Using the results of Table 1, we calculated the total predictive scores of folk therapy use for every participant. The predictive score for the use of folk therapy was categorized into 0–5, 6-7, 8, and 9-10 scores (Table 4). Compared with people with predictive scores of 0–5, the OR of the use of folk therapy for those with 6-7, 8, and 9-10 scores was 1.97 (95% CI = 1.63–2.39), 2.54 (95% CI = 2.09–3.08), and 2.76 (95% CI = 2.24–3.40), respectively.

Table 4: Predictive scores for use of folk therapy among adults in Taiwan.

4. Discussion

While a nationwide survey showed that the prevalence of folk therapy use in the previous month was 6.8%, this study’s analysis found that use of acupuncture and frequency of and expenditure on TCM and combined use of acupuncture, tui-na, and herbal medicine were factors associated with use of folk therapy.

The current investigation included 16,750 participants, and on average more than one in fifteen people had used folk therapy within the previous month. The results of this study are similar to those of previous investigations [12, 34] showing 6–8% prevalence in previous month but relatively higher than Tsai’s study that found prevalence of 1.3% [25]. This difference may result from different study questionnaires, as Tsai’s survey asked: “What is (are) the most common action(s) you take when you experience physical discomfort?” Our study asked: “Have you used folk therapy to deal with physical discomfort in the past month?”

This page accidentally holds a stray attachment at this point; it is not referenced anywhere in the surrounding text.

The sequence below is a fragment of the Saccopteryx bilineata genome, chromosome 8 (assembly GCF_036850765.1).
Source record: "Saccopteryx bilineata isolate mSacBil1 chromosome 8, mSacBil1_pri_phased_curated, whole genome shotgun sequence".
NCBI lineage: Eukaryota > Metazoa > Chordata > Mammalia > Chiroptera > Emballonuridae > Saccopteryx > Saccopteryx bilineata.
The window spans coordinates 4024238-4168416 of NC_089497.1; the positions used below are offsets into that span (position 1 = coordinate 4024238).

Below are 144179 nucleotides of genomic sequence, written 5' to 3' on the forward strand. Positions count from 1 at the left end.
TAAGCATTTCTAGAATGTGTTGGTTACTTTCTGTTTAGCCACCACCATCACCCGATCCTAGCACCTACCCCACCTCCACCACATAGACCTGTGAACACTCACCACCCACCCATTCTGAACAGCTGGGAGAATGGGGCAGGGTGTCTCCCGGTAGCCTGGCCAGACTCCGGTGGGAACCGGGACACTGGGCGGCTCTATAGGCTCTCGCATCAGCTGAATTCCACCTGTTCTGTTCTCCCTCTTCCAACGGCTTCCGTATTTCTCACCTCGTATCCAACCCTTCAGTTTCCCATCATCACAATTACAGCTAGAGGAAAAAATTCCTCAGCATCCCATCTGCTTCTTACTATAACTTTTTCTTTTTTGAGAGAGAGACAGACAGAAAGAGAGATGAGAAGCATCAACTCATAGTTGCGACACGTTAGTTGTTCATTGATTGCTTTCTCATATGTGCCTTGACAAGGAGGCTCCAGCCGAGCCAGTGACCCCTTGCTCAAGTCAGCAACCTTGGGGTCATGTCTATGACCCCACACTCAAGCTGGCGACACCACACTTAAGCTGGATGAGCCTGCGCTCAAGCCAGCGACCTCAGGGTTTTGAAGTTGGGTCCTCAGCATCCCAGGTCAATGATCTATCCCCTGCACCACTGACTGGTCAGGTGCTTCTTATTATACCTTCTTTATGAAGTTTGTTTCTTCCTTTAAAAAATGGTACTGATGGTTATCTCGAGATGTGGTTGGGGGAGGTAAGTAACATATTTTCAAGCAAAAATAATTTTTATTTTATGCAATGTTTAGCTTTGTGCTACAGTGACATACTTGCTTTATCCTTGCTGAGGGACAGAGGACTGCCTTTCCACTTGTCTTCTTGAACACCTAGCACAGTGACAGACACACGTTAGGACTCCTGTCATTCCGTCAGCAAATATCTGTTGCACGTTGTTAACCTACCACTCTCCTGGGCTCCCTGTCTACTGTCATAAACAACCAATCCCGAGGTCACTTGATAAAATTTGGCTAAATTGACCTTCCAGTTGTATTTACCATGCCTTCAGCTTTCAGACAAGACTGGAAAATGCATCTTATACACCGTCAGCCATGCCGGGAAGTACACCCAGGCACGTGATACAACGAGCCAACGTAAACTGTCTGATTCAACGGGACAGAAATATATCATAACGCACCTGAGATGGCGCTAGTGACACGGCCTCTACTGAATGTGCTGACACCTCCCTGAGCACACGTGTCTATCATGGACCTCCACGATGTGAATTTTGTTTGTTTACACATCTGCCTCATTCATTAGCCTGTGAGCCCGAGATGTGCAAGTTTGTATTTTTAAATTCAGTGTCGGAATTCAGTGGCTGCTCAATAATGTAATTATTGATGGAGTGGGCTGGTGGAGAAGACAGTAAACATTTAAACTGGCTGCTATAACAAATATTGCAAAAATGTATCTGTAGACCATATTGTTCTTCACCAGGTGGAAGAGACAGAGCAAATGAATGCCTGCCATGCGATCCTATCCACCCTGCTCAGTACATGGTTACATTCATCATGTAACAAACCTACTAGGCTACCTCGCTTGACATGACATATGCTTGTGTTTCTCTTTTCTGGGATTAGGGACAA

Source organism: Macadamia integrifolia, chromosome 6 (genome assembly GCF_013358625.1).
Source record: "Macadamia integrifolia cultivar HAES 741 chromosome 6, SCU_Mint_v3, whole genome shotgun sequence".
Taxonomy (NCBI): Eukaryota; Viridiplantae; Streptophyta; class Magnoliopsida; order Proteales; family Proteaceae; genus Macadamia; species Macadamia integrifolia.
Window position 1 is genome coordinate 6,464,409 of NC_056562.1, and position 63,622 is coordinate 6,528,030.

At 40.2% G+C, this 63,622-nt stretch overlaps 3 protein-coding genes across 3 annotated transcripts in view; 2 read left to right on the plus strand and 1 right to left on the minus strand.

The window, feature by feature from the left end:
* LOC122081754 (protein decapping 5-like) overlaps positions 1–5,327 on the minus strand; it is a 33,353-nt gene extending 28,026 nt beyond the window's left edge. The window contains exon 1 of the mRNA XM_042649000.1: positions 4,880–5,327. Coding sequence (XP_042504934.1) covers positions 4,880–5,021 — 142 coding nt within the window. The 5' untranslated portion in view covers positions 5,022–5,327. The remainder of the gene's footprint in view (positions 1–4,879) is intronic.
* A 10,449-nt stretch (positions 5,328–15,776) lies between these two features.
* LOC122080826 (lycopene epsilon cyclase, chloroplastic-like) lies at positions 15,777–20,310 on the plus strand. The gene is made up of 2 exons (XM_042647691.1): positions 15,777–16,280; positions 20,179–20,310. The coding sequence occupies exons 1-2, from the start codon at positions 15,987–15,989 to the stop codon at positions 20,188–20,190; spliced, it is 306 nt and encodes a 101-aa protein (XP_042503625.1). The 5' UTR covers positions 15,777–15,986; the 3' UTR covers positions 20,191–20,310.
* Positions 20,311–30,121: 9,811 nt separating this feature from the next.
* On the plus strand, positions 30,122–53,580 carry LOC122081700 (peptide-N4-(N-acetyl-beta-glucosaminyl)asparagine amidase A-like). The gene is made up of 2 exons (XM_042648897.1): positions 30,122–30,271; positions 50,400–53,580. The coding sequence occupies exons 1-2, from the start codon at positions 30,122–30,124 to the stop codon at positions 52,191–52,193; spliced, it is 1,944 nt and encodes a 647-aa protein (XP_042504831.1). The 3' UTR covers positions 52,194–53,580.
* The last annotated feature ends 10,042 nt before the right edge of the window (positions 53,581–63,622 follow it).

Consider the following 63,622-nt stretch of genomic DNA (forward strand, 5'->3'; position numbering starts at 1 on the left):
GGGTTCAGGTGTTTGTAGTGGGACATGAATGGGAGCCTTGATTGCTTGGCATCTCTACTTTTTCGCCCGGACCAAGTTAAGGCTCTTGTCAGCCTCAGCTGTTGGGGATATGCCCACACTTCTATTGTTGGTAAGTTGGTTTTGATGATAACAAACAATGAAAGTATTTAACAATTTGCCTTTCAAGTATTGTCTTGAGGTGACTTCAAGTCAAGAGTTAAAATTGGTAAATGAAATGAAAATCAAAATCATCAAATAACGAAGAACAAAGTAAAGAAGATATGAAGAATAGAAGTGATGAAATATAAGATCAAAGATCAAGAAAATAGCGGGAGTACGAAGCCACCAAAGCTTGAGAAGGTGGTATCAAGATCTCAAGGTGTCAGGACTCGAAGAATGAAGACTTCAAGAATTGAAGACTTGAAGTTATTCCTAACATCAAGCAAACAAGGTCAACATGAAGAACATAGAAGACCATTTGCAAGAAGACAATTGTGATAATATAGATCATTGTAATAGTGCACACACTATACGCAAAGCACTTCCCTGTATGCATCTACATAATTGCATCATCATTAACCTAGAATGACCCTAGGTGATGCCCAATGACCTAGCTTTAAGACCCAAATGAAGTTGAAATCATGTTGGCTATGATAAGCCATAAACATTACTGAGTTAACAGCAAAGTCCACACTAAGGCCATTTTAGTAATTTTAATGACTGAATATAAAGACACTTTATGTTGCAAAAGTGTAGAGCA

We found a higher prevalence of CAM use among the middle-aged group (30–59 years old) and females, which is similar to previous findings that age and gender are associated with CAM use [3134]. The results of this study were consistent with previous studies showing that younger people had more knowledge of TCM and more frequently used TCM services to improve their well-being and treat disease symptoms [17, 24]. Middle-aged people are often family caregivers, so they might seek such treatment for their children or parents as well. Gender was also an important factor associated with use of folk therapy. Women may be more willing to improve their health by trying various therapies which are not included in the insurance system. In addition, it is easier for women than men to access folk therapy through social networks [12].